3D Artist at ES, Thiago Kyoshi, adds that the interpretation of colors is complex in and of itself, as it can vary depending on country and culture. It is even more challenging for the person with color blindness, who has this interpretation distorted by genetic issues.
“My entire team knows and supports my situation. I have always worked with reference images and the help of a non-colorblind person. When I have a color to match in 3D or Photoshop, I ask someone for help and explain that this is the reference I have to get to that color. If I choose to work alone, it becomes quite complicated.”
Ryota, after facing many challenges and having to hide being colorblind in order to not miss out on opportunities in his professional life, no longer sees this as a problem. He has managed to 'reprogram' his vision and be assertive in the projects he develops.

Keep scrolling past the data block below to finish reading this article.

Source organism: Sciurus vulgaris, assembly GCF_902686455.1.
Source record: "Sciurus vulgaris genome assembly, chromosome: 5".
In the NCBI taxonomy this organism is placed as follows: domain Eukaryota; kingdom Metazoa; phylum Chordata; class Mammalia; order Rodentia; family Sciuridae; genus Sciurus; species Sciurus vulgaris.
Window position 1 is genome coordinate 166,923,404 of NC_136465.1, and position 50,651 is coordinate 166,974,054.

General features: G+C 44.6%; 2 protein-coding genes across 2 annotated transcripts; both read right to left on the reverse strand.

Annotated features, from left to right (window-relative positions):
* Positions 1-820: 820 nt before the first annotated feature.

“I stopped seeing color blindness as an anomaly or disability. Today, I see it as a super power. I wear the condition with pride.”
By being in the right environment and with the right people who support your growth and your differences, you won't need to hide. Just be who you are and freely express your talent. After all, in addition to being colorblind, you are elephants!
Embrace the Challenges!
Communications Manager - Roberta Lemos | Communication Intern – João Victor Campos
Author – Journalist Daiana Barasa and Juliana Rodrigues | Naiá
Interviewed – Gabriel Ryota - Film Director, Thiago Kyoshi - 3D Artist, Vinícius Gonzaga - 3D Artist